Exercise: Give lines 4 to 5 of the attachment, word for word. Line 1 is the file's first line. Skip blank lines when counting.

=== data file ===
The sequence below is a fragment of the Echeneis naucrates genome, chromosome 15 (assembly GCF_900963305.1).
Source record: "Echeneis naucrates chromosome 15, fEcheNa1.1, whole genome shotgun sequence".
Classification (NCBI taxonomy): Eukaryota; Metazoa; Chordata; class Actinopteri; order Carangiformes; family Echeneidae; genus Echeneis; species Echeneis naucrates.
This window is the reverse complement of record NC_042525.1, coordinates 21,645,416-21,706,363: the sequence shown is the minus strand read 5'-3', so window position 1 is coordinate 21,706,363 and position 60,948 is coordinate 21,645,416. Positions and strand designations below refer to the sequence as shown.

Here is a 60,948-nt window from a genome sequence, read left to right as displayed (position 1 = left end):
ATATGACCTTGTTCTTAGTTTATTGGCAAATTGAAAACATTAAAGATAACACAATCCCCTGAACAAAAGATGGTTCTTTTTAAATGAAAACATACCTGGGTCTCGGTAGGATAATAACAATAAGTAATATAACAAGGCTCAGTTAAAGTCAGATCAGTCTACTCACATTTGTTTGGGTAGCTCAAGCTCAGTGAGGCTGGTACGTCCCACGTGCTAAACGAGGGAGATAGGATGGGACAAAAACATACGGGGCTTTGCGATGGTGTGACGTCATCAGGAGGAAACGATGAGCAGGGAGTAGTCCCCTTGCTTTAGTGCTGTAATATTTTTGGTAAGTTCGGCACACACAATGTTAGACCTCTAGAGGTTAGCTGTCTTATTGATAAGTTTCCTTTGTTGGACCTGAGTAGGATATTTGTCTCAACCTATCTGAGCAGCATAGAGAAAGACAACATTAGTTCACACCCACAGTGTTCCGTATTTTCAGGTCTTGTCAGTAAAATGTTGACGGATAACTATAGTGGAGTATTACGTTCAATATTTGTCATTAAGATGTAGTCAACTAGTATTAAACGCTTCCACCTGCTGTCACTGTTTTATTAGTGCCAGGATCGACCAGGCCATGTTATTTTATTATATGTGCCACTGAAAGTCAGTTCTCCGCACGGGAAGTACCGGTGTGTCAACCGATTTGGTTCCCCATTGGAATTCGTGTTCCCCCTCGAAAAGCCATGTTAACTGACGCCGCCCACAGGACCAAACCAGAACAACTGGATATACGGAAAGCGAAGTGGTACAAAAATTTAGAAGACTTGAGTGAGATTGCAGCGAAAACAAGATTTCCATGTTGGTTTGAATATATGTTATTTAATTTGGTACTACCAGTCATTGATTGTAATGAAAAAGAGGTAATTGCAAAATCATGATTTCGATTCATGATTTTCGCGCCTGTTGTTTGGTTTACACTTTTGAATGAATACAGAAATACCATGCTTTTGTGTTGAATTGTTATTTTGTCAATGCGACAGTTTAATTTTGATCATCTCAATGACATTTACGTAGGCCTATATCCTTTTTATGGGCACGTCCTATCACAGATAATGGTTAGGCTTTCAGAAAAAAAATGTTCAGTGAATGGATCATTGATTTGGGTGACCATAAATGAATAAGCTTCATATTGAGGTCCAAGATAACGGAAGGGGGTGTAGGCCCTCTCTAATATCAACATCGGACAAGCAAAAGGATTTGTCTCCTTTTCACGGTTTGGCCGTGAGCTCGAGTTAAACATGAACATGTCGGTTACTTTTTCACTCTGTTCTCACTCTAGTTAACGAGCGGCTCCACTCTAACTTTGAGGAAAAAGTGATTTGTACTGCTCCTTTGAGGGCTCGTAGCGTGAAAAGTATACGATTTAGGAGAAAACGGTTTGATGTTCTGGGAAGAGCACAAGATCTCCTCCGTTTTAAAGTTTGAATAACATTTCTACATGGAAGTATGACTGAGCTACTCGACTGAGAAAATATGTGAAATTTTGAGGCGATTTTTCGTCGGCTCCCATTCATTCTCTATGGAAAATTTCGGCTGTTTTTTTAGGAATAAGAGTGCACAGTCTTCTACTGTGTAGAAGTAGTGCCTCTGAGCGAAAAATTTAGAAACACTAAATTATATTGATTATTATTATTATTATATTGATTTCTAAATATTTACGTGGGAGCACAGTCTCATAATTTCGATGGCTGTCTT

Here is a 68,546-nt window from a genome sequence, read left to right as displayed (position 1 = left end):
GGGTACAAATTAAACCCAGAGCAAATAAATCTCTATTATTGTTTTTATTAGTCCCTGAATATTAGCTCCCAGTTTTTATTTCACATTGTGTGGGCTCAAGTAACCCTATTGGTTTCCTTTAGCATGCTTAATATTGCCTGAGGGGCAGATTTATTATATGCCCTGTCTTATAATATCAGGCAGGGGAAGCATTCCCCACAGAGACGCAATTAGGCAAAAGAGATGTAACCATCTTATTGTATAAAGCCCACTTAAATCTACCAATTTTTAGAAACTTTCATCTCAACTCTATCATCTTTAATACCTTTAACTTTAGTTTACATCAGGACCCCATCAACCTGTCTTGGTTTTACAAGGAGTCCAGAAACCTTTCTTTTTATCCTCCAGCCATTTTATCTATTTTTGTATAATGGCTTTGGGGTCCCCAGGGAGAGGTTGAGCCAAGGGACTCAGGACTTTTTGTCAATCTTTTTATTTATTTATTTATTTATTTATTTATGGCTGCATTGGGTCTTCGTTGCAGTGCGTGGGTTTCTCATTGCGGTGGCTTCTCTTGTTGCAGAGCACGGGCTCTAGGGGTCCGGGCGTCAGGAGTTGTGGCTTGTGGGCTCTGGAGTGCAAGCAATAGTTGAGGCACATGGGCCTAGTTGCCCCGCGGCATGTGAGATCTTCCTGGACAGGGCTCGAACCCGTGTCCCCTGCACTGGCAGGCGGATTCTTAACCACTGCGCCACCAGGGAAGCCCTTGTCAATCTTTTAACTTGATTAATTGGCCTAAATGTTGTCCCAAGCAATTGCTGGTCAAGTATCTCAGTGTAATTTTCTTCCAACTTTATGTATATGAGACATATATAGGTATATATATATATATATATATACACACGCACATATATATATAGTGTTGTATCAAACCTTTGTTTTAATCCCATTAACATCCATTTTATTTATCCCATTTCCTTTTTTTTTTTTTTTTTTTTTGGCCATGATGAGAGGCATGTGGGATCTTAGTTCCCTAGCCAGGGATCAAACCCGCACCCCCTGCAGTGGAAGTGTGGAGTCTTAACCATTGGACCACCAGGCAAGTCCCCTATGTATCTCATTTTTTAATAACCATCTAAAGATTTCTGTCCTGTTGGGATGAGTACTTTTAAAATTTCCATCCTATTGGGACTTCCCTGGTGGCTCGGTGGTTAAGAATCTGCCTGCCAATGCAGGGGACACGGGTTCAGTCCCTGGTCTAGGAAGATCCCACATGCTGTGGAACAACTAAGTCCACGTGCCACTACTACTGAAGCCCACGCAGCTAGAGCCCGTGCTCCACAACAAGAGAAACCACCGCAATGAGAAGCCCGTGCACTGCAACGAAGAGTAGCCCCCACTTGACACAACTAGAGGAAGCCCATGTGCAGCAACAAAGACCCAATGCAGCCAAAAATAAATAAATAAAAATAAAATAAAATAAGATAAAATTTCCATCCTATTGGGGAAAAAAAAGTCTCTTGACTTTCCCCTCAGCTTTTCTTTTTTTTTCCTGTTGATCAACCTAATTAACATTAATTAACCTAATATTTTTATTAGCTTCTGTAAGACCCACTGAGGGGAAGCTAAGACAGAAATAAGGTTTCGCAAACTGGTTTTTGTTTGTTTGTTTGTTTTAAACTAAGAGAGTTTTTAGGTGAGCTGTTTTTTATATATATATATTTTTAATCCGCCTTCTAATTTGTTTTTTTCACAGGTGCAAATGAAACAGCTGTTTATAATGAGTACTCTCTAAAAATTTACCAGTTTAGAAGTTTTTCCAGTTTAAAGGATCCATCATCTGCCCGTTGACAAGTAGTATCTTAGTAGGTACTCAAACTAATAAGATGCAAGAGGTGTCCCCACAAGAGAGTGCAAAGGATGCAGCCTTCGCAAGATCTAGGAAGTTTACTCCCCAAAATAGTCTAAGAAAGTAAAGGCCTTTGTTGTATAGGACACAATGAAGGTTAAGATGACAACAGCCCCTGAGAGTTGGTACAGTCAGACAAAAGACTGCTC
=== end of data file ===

This window is the reverse complement of record NC_042525.1, coordinates 21,645,416-21,706,363: the sequence shown is the minus strand read 5'-3', so window position 1 is coordinate 21,706,363 and position 60,948 is coordinate 21,645,416. Positions and strand designations below refer to the sequence as shown.

Here is a 60,948-nt window from a genome sequence, read left to right as displayed (position 1 = left end):